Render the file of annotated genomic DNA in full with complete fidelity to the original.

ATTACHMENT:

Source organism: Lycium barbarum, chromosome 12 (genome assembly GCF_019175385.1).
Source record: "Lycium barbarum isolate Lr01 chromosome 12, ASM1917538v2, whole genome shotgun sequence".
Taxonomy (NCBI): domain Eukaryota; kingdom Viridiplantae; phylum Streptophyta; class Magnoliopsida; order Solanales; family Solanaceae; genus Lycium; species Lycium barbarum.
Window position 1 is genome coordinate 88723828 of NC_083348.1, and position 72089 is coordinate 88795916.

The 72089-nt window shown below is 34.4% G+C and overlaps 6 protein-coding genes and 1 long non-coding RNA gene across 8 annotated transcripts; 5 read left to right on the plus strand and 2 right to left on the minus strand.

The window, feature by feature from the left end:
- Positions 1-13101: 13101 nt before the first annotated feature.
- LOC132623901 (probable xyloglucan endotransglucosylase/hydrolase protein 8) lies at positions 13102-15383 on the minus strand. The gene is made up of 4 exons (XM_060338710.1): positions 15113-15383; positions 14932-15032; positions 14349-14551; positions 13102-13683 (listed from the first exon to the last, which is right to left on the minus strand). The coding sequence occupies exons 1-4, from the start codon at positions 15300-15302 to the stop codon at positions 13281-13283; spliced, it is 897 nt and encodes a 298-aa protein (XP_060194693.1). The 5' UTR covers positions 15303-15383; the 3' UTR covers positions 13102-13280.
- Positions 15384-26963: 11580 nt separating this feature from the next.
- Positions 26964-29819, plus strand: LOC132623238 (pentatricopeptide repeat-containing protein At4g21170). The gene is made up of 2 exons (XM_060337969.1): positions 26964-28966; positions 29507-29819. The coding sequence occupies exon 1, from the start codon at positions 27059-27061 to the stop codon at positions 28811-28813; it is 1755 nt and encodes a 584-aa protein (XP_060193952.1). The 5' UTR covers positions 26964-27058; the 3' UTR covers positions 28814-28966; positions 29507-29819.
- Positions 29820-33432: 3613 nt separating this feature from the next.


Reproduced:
Source organism: Lycium barbarum, chromosome 12 (genome assembly GCF_019175385.1).
Source record: "Lycium barbarum isolate Lr01 chromosome 12, ASM1917538v2, whole genome shotgun sequence".
Taxonomy (NCBI): domain Eukaryota; kingdom Viridiplantae; phylum Streptophyta; class Magnoliopsida; order Solanales; family Solanaceae; genus Lycium; species Lycium barbarum.
Window position 1 is genome coordinate 88723828 of NC_083348.1, and position 72089 is coordinate 88795916.

The 72089-nt window shown below is 34.4% G+C and overlaps 6 protein-coding genes and 1 long non-coding RNA gene across 8 annotated transcripts; 5 read left to right on the plus strand and 2 right to left on the minus strand.

The window, feature by feature from the left end:
- Positions 1-13101: 13101 nt before the first annotated feature.
- LOC132623901 (probable xyloglucan endotransglucosylase/hydrolase protein 8) lies at positions 13102-15383 on the minus strand. The gene is made up of 4 exons (XM_060338710.1): positions 15113-15383; positions 14932-15032; positions 14349-14551; positions 13102-13683 (listed from the first exon to the last, which is right to left on the minus strand). The coding sequence occupies exons 1-4, from the start codon at positions 15300-15302 to the stop codon at positions 13281-13283; spliced, it is 897 nt and encodes a 298-aa protein (XP_060194693.1). The 5' UTR covers positions 15303-15383; the 3' UTR covers positions 13102-13280.
- Positions 15384-26963: 11580 nt separating this feature from the next.
- Positions 26964-29819, plus strand: LOC132623238 (pentatricopeptide repeat-containing protein At4g21170). The gene is made up of 2 exons (XM_060337969.1): positions 26964-28966; positions 29507-29819. The coding sequence occupies exon 1, from the start codon at positions 27059-27061 to the stop codon at positions 28811-28813; it is 1755 nt and encodes a 584-aa protein (XP_060193952.1). The 5' UTR covers positions 26964-27058; the 3' UTR covers positions 28814-28966; positions 29507-29819.
- Positions 29820-33432: 3613 nt separating this feature from the next.